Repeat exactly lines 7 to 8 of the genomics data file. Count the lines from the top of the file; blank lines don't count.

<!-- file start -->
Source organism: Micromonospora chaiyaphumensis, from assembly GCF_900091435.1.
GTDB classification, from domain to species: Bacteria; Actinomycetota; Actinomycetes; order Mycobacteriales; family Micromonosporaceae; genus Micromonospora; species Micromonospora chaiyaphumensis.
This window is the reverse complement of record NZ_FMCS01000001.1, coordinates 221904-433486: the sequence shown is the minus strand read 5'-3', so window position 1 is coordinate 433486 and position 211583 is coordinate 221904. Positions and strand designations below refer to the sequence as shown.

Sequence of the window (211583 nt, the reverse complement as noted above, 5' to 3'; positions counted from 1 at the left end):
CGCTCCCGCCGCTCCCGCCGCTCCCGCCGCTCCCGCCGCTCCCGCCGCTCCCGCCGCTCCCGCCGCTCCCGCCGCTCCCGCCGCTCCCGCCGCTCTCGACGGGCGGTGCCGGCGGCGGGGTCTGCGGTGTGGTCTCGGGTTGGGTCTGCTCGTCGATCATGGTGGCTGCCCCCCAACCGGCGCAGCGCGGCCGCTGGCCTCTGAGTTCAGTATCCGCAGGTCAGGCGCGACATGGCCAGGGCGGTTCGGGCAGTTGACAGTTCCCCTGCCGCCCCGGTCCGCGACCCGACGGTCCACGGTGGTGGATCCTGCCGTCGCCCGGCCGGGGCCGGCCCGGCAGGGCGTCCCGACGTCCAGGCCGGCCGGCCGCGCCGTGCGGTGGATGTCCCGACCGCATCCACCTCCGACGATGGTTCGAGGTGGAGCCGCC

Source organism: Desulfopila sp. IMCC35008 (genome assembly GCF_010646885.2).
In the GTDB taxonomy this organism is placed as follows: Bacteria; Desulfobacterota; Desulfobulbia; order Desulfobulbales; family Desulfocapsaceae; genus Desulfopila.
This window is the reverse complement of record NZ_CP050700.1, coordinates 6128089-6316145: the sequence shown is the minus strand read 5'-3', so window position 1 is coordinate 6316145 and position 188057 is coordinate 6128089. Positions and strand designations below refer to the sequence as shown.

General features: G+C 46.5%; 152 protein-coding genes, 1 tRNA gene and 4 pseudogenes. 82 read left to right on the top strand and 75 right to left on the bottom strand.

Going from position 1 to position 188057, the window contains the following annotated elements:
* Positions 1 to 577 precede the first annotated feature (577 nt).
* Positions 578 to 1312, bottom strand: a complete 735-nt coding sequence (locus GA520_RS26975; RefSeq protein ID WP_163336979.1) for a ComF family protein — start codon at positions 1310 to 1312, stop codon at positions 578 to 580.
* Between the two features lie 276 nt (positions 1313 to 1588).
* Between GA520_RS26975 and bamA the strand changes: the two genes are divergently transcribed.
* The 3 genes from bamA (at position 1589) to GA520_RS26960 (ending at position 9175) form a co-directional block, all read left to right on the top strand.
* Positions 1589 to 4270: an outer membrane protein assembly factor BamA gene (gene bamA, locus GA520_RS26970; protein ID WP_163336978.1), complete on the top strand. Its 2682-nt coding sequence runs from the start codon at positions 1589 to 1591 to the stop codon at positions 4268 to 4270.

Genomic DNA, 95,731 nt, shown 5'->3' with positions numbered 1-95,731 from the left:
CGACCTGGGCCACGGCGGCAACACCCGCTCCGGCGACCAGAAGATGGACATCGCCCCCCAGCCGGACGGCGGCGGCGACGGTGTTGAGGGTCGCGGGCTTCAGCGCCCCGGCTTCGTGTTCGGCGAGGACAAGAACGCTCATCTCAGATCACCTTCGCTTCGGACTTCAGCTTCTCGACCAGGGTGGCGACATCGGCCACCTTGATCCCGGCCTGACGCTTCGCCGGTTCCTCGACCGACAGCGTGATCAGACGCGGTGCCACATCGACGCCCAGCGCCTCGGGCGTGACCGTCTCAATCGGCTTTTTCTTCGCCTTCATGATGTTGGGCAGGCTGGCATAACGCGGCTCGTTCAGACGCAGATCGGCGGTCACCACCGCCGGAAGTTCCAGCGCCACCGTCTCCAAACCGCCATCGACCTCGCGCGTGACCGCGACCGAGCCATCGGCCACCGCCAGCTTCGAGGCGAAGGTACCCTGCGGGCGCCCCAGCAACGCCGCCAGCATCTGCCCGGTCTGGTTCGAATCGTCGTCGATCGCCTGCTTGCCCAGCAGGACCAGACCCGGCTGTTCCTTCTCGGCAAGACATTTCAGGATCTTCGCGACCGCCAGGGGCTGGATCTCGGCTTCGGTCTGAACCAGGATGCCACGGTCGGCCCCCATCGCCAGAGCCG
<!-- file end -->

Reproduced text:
In the GTDB taxonomy this organism is placed as follows: Bacteria; Desulfobacterota; Desulfobulbia; order Desulfobulbales; family Desulfocapsaceae; genus Desulfopila.
This window is the reverse complement of record NZ_CP050700.1, coordinates 6128089-6316145: the sequence shown is the minus strand read 5'-3', so window position 1 is coordinate 6316145 and position 188057 is coordinate 6128089. Positions and strand designations below refer to the sequence as shown.